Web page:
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Ignorance and Arrogance Collide, Live and Off-Color

Friday 11 June 2004

By SELENA ROBERTS

Less than an off-season since Janet Jackson was busted
for her material breach of decency on the Super Bowl
stage, Bill Parcells decided to open his flap.

Within weeks after the Dallas Mavericks were chastised
for mocking Sacramento in a video skit that depicted
the "Queens" in drag, Larry Bird indulged in a TV chat
that dragged out an offending thought on race.

Over the past month or so, Shaquille O’Neal has blurted
curse words on air, while Steve *&!# Francis has
uttered a chosen expletive in exchange for an
adjective.

The official den mother of live-mike morality - the
Federal Communications Commission - has enough weighing
on its censors while policing Rush Limbaugh, Howard
Stern and, if it’s ever tuned in, the Knick City
Dancers.

Do broadcasters and beat reporters need a "dump" button
for raving sports icons, too? This tape-delayed method
of pre-empting offensive material before it hits the
audience is intended to protect shock jocks against
themselves during a William Bennett revival that was
touched off by Janet - or Ms. Jackson, if you’re nasty.

Didn’t Parcells and Bird hear? The anything-goes
entertainment culture of insensitivity is out. Self-
censorship is in. For different reasons this week,
Parcells and Bird failed to apply the new rules of
microphone virtue.

Bird’s offensive lapse was out of ignorance; Parcells’s
racial slur was out of arrogance. Bird was prompted by
a question; Parcells was prompted by pomposity.

In a roundtable discussion with Bird, LeBron James,
Carmelo Anthony and Magic Johnson that is scheduled to
be shown tonight on ESPN and was reported by USA Today
yesterday, the host Jim Gray said, "Does the N.B.A.
lack enough white superstars in your opinion?"

Granted, the inquiry by Gray was a leading question,
but Bird chose to advance the loaded topic when he said
a white superstar would be good "for a fan base
because, as we all know, the majority of the fans are
white America."

"And if you just had a couple of white guys in there,
you might get them a little excited," Bird said. "But
it is a black man’s game, and it will be forever. I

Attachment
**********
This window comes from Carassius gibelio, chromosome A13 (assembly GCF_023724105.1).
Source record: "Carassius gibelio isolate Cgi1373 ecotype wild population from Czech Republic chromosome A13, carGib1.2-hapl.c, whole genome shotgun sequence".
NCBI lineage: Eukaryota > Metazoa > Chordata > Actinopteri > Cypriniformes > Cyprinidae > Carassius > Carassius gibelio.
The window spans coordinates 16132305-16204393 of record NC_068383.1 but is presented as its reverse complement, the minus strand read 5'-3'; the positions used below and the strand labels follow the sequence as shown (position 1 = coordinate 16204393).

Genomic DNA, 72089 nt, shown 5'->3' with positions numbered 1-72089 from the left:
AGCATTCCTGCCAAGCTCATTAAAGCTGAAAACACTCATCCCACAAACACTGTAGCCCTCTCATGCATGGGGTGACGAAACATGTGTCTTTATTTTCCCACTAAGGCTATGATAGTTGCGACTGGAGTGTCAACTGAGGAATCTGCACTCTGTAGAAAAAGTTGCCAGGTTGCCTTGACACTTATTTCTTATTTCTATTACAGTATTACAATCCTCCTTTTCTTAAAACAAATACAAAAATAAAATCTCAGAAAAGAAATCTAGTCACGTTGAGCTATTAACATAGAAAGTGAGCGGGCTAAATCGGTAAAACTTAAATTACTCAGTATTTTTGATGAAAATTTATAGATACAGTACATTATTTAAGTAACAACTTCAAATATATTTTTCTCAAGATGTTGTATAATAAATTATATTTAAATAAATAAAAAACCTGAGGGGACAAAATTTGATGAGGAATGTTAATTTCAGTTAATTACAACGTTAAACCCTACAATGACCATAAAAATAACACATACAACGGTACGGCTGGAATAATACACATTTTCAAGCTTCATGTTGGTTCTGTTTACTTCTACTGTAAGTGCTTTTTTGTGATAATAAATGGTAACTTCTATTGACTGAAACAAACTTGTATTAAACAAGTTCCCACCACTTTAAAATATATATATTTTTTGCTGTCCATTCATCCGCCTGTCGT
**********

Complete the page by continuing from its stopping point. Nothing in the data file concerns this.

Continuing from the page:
mean the greatest athletes in the world are African-
American."

Unable to pick up his dribble, Bird, the homespun folk
legend from French Lick, Ind., went on to say that he
loathed being guarded by a "white" guy during his
Celtics days, adding: "As far as playing, I didn’t care
who guarded me - red, yellow, black. I just didn’t want
a white guy guarding me, because it’s disrespect to my
game."

Maybe he was kidding, but Bird managed to denigrate the
white athlete, marginalize black players and Euro-bash
the influx of foreign stars to a league that, under
Commissioner David Stern, is regarded as the most
wonderfully diverse in the world.

Bird’s backward accounting of the league’s current
makeup must be a product of anachronistic thinking
steeped in an N.B.A. era of ugly stereotypes during the
early 80’s. The league has progressed; Bird should join
in.

As most understand, the N.B.A. isn’t desperate for a
superstar of a certain color, but it craves a colorful
talent who transcends race the way Michael Jordan did
in the 90’s - and the way Yao Ming just might do in the
coming years.

Bird’s rationale is out of touch; Parcells’s is out of
control.

As the lord of discipline on the field, as the issuer
of gag orders for his football assistants, as the only
voice he wants to hear, Parcells is a narcissist in the
reflection of his own pithy prose.

"She’s making progress," Parcells once said on the
health status of the New England receiver Terry Glenn.
Very clever.

On Monday, Parcells outperformed. On his very own, he
turned a phrase into a slur against Japanese when he
said "no disrespect to the Orientals" then likened the
surprise-attack offensive schemes of the Cowboys to the
bombing of Pearl Harbor.

An uncomfortable murmur spread through a press
gathering that included a Japanese journalist. Later in
the day, an apology from Parcells was released through
the Dallas Cowboys.

The audible cringe of the Dallas news media might have
been a little sobering for Parcells. At times, his aura
has rendered some news media folks either too helpless
to react to his bully pulpit or too awestruck to parse
his crude meanderings.

No doubt the usual shtick of Parcells is entertaining -
as is the normally refreshing candor of Bird - but
neither icon can use the entertainer’s alibi for their
most recent errors in judgment.

They are not talking heads or radio pundits on the air.
Bird and Parcells are authority figures within their
leagues. Bird is the president of the Indiana Pacers,
while Parcells occupies every title but team owner in
Dallas.

They have to be above racial putdowns and removed from
the antennae of the F.C.C. Revved up by Janet, the
vulgarity vigilantes have enough wardrobe malfunctions
to monitor without sports icons exposing their mouths.
Dump buttons, anyone?

http://www.nytimes.com/2004/06/10/sports/football/10roberts.html

Forum posts

  • Can Ms. Roberts actually read Bird’s statements and claim any to be untrue? Her reaction is so depressing. Kind of like when I hear that The DaVinci Code is a literary smash and immensely popular, when I think it is probably the worst book I have ever read in my whole life. Do we all live on the same planet? I know, I know, you lefties out there, we’re all the same, right? Asians aren’t really better than you at math!

    Diversity is sameness! Freedom is slavery!
    Uh-oh, will this post qualify as "caratère defamatory, abusive, xenophobe, sexist, the threats, politic and commercial advertising..", whatever that is.